Oilfield Housing and the Boom-Bust Cycle
Flexible, decentralized wastewater treatment lets man camps comply with effluent regulations without the need to invest in permanent infrastructure
The boom-bust cycle in the oil and gas industry is nothing new. Until COVID-19 shut-downs recently tanked oil prices, hydraulic fracturing (fracking) was driving an oil and gas exploration boom.
Energy booms bring housing booms with them. When the exploration rush is on, it’s hard to build housing units fast enough. But investing in them and the infrastructure that goes with them can be perilous when the new population may exit as quickly as it arrived. It’s an old story — in the 1950s, one University of North Dakota professor called that state’s boom overbuilding the “Too-Much Mistake.”
Planning for Flexibility
How do you build for a bust? Many companies choose to house their workers in temporary workforce housing, more informally known as “man camps,” which are often extensive RV parks or complexes of temporary buildings.
Man camps have evolved over the years. Many provide meals, security, and amenities such as gyms, game rooms, and laundry service. Yet man camps are still generally thought of as an imperfect solution. Even while benefitting from a boom, locals sometimes object to the appearance of man camps in formerly pristine scenery. The camps often overburden emergency services, as well as water and sanitary infrastructure, leaving even traditionally hands-off local authorities ready to get tough.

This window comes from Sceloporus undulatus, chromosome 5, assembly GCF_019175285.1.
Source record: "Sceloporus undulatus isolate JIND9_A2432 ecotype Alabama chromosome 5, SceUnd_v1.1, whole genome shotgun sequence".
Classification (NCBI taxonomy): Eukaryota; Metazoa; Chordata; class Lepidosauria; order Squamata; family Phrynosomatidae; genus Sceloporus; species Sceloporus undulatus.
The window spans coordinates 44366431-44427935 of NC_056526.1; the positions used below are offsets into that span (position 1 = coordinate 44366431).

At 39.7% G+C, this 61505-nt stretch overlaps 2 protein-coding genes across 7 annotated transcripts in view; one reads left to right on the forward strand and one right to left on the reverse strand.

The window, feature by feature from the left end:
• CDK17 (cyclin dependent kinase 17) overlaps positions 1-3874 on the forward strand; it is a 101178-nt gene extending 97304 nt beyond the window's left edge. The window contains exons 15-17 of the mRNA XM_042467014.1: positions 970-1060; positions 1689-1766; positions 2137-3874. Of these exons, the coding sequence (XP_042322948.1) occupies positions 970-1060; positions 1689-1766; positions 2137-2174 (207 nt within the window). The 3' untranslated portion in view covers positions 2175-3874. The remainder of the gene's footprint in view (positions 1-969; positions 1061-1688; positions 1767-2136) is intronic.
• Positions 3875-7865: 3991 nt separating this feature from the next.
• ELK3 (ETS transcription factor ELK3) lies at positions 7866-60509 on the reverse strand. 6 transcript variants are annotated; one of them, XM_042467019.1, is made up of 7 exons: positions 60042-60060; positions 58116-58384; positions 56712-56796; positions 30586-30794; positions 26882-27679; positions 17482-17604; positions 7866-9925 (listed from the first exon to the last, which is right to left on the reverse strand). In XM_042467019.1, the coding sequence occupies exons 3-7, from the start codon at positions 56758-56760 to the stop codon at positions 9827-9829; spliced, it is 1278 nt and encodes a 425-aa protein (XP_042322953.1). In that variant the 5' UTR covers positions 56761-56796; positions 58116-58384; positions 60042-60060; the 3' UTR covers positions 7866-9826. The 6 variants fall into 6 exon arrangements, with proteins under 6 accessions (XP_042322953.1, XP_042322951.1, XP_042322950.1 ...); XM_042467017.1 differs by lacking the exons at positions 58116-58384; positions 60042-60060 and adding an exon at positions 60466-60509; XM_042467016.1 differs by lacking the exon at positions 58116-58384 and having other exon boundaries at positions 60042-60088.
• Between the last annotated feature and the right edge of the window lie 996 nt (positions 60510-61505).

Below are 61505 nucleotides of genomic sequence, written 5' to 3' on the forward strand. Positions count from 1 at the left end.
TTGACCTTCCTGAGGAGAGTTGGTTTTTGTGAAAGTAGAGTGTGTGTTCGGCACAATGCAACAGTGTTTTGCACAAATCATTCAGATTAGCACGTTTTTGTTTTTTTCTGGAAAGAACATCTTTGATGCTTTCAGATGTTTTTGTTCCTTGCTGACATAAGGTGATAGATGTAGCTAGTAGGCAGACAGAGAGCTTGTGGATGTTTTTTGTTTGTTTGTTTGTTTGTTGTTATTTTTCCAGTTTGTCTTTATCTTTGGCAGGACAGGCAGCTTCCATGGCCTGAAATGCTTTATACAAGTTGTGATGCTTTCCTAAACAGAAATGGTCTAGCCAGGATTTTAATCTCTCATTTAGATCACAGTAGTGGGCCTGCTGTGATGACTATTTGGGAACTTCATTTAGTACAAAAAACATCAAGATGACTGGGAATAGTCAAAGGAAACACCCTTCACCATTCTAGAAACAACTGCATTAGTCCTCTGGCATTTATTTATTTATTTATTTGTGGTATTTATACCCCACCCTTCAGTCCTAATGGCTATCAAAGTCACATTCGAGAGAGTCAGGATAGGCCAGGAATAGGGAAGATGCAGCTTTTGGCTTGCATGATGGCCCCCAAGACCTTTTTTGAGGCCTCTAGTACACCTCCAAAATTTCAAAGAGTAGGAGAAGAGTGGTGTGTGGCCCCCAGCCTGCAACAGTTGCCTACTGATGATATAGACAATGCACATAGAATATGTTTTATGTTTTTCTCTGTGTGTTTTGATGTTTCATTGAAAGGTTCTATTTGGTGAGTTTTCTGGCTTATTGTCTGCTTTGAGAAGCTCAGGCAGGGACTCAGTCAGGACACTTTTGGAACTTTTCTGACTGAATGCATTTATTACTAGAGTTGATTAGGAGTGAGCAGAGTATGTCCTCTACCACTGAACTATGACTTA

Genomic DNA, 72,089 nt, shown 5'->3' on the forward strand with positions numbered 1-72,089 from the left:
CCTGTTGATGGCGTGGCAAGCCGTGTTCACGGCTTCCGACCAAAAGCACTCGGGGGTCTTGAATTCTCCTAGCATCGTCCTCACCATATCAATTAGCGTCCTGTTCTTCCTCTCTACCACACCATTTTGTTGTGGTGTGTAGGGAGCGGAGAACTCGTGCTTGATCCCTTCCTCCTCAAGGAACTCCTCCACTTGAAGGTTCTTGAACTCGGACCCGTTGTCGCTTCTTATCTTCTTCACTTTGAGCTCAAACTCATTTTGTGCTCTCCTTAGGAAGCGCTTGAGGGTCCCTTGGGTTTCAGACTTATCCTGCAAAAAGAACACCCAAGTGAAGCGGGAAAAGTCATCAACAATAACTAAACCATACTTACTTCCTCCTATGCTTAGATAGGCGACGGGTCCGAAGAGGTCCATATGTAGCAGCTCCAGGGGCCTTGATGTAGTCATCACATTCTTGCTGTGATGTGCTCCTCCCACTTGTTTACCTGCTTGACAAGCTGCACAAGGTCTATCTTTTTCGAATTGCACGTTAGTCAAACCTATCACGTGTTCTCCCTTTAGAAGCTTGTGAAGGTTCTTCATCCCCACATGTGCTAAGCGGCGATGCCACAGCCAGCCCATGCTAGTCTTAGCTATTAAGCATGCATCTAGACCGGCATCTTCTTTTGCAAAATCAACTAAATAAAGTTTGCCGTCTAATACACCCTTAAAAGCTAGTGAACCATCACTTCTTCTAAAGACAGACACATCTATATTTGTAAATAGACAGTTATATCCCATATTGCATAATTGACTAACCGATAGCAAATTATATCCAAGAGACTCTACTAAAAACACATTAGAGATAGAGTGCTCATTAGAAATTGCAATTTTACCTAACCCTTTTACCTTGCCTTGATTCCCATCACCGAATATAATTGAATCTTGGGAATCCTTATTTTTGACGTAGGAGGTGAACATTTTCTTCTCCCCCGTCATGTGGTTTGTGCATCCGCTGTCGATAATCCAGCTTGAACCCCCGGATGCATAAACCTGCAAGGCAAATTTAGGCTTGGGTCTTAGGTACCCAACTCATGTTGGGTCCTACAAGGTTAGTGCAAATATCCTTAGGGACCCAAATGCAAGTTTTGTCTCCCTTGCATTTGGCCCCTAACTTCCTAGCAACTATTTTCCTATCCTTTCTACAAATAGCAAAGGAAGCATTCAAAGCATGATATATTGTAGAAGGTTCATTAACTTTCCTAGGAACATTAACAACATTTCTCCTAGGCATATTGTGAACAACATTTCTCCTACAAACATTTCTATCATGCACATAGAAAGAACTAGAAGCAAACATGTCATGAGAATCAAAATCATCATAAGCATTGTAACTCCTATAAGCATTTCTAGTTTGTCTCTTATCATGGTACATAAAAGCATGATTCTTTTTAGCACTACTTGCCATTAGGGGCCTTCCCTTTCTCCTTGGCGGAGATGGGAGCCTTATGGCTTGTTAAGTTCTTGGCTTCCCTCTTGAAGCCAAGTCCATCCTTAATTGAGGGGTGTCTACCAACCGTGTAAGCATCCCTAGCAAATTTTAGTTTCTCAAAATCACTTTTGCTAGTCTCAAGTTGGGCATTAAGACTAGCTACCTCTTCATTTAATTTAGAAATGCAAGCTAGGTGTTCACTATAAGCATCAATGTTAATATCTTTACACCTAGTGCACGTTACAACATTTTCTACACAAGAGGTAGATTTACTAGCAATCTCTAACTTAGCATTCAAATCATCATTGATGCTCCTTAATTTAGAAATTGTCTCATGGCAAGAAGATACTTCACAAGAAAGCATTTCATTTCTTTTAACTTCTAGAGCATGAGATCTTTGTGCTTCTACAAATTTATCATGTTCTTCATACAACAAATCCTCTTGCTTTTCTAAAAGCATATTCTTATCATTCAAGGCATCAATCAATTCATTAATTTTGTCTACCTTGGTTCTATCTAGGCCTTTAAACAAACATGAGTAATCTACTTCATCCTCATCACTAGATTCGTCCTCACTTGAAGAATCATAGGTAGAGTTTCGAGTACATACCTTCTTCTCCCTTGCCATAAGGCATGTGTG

Brian Lash of Target Logistics described a typical dynamic:
It’s not unheard of for authorities to close man camps for infractions like raw sewage discharges. Recently, in New Mexico’s Permian Basin oilfields around Carlsbad, state regulators cracked down on wastewater compliance at man camps, even creating a real-time map of noncompliant sites to put them on notice.
Decentralized Wastewater Treatment
How can operators remain in compliance with local wastewater regulations without heavy investment in permanent infrastructure? A camp in Carlsbad, New Mexico, has invested in a decentralized solution that’s as mobile and cost-effective as the temporary housing it serves.
Decentralized wastewater treatment brings treatment to the point of use without having to lay extensive piping runs to regional plants. The operator, MEC Services, recently commissioned a new, Smart Packaged Aspiral™ wastewater treatment plant from Fluence to transform its man camp’s sewage into safe, high-quality effluent to be used for dust control.
Aspiral plants use membrane aerated biofilm reactor (MABR) technology for nutrient removal so high the water can be reused, not only for dust control, but even for agricultural irrigation.
Because Aspiral is packaged in standard shipping containers, units can be trucked in and commissioned with little construction or site preparation. When they’re no longer needed, they can easily be moved to another location or sold. Their unparalleled low energy requirement also makes operation on solar arrays or other alternative energy sources possible for off-grid sites.
Fluence Aspiral gives you the flexibility you need to stay in compliance with wastewater regulations without being tied down by permanent infrastructure. Contact Fluence to avoid the “Too-Much Mistake” in the boom-bust economy.